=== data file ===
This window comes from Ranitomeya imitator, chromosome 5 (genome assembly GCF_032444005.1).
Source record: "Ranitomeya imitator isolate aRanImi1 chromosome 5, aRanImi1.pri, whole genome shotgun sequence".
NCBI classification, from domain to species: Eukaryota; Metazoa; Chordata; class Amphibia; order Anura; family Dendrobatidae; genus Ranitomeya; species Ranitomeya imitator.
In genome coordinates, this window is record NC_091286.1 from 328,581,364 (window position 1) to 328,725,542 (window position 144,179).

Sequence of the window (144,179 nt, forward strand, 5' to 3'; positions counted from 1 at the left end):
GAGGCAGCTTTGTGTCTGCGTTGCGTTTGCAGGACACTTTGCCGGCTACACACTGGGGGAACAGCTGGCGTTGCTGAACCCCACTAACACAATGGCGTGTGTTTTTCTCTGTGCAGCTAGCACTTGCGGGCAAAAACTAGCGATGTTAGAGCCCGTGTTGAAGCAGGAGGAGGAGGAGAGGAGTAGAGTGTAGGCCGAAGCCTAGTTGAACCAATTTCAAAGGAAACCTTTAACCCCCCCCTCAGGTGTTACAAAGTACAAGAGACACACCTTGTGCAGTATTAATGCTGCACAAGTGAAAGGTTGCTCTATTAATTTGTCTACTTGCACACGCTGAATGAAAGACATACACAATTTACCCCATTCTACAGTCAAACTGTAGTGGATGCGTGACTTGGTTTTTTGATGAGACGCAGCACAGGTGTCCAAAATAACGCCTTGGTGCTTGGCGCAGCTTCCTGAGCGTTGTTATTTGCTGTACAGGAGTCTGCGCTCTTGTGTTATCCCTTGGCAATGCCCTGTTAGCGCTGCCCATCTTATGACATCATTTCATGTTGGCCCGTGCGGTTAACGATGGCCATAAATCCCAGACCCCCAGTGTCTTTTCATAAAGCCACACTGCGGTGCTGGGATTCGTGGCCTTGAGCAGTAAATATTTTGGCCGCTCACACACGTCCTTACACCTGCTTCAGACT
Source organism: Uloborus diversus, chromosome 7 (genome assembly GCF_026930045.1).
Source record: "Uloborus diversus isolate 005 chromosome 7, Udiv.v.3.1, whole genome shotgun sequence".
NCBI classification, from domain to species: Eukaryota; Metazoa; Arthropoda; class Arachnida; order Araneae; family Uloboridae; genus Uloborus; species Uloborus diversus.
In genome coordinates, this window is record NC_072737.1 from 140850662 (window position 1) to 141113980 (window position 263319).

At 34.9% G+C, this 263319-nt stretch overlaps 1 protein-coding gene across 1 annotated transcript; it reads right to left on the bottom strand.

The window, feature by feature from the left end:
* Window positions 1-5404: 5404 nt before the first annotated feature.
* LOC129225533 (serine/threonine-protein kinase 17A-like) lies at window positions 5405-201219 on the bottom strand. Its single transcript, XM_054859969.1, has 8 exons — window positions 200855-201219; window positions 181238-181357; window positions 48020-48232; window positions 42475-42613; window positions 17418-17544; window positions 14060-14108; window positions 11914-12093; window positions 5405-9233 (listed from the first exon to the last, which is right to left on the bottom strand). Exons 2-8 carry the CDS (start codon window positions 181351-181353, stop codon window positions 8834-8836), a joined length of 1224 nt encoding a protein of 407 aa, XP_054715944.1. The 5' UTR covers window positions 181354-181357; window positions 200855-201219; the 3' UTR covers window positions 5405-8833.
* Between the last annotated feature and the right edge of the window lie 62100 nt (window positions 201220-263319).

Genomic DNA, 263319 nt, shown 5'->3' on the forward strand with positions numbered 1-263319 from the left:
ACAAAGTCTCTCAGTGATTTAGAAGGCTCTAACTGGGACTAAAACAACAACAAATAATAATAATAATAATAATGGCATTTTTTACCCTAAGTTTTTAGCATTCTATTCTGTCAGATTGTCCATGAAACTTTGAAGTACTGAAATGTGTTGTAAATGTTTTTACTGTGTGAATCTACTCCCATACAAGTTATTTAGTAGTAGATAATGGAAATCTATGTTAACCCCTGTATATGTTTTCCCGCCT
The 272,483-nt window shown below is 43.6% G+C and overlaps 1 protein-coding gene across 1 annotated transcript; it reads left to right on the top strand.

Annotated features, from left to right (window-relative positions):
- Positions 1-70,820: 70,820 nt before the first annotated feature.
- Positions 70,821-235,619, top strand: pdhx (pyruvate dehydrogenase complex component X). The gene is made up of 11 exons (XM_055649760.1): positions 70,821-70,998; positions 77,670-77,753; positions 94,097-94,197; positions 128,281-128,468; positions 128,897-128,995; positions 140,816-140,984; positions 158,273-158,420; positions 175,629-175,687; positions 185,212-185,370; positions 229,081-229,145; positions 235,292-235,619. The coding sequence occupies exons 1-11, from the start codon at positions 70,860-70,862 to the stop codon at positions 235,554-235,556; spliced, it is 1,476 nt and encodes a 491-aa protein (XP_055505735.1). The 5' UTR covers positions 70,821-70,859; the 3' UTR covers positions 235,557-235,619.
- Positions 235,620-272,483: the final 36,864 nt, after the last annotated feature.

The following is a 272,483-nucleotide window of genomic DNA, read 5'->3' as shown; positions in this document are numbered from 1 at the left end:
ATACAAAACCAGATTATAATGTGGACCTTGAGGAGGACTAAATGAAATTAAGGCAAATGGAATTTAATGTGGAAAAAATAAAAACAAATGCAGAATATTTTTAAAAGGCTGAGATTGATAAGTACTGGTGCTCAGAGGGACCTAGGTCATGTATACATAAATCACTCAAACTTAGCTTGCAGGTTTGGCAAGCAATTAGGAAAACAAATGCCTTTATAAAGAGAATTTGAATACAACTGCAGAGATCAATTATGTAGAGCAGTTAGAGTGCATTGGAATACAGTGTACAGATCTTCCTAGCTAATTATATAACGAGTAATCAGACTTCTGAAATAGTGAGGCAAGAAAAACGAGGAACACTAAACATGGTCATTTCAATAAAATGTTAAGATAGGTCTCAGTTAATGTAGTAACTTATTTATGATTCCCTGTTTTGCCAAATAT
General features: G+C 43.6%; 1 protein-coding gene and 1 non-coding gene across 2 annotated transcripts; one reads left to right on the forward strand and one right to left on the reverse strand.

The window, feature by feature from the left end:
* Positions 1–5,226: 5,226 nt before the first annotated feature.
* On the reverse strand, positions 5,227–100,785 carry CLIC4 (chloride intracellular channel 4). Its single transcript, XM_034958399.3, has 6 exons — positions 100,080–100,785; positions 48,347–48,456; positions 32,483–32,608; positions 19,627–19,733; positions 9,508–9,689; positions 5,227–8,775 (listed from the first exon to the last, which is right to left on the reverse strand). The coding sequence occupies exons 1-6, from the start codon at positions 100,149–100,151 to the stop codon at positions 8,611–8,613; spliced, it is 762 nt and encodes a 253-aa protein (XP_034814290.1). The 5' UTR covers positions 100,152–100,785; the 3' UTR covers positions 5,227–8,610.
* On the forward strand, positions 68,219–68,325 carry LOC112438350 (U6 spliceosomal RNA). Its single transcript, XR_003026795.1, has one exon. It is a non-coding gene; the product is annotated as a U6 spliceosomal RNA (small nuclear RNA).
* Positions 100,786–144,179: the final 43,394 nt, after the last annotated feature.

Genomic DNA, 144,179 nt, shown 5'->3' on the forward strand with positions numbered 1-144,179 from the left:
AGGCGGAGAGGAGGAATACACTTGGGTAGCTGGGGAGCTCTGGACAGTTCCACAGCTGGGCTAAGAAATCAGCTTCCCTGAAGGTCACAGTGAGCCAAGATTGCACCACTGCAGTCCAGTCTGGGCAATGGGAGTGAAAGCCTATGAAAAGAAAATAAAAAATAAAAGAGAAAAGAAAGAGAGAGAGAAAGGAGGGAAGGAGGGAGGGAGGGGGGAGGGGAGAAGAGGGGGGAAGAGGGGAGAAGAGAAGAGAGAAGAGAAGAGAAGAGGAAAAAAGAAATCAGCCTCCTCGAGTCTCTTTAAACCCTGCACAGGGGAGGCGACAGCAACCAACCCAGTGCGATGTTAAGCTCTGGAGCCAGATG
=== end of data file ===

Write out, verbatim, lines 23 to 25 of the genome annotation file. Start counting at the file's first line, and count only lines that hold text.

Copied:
The following is a 272,483-nucleotide window of genomic DNA, read 5'->3' as shown; positions in this document are numbered from 1 at the left end:
ATACAAAACCAGATTATAATGTGGACCTTGAGGAGGACTAAATGAAATTAAGGCAAATGGAATTTAATGTGGAAAAAATAAAAACAAATGCAGAATATTTTTAAAAGGCTGAGATTGATAAGTACTGGTGCTCAGAGGGACCTAGGTCATGTATACATAAATCACTCAAACTTAGCTTGCAGGTTTGGCAAGCAATTAGGAAAACAAATGCCTTTATAAAGAGAATTTGAATACAACTGCAGAGATCAATTATGTAGAGCAGTTAGAGTGCATTGGAATACAGTGTACAGATCTTCCTAGCTAATTATATAACGAGTAATCAGACTTCTGAAATAGTGAGGCAAGAAAAACGAGGAACACTAAACATGGTCATTTCAATAAAATGTTAAGATAGGTCTCAGTTAATGTAGTAACTTATTTATGATTCCCTGTTTTGCCAAATAT
General features: G+C 43.6%; 1 protein-coding gene and 1 non-coding gene across 2 annotated transcripts; one reads left to right on the forward strand and one right to left on the reverse strand.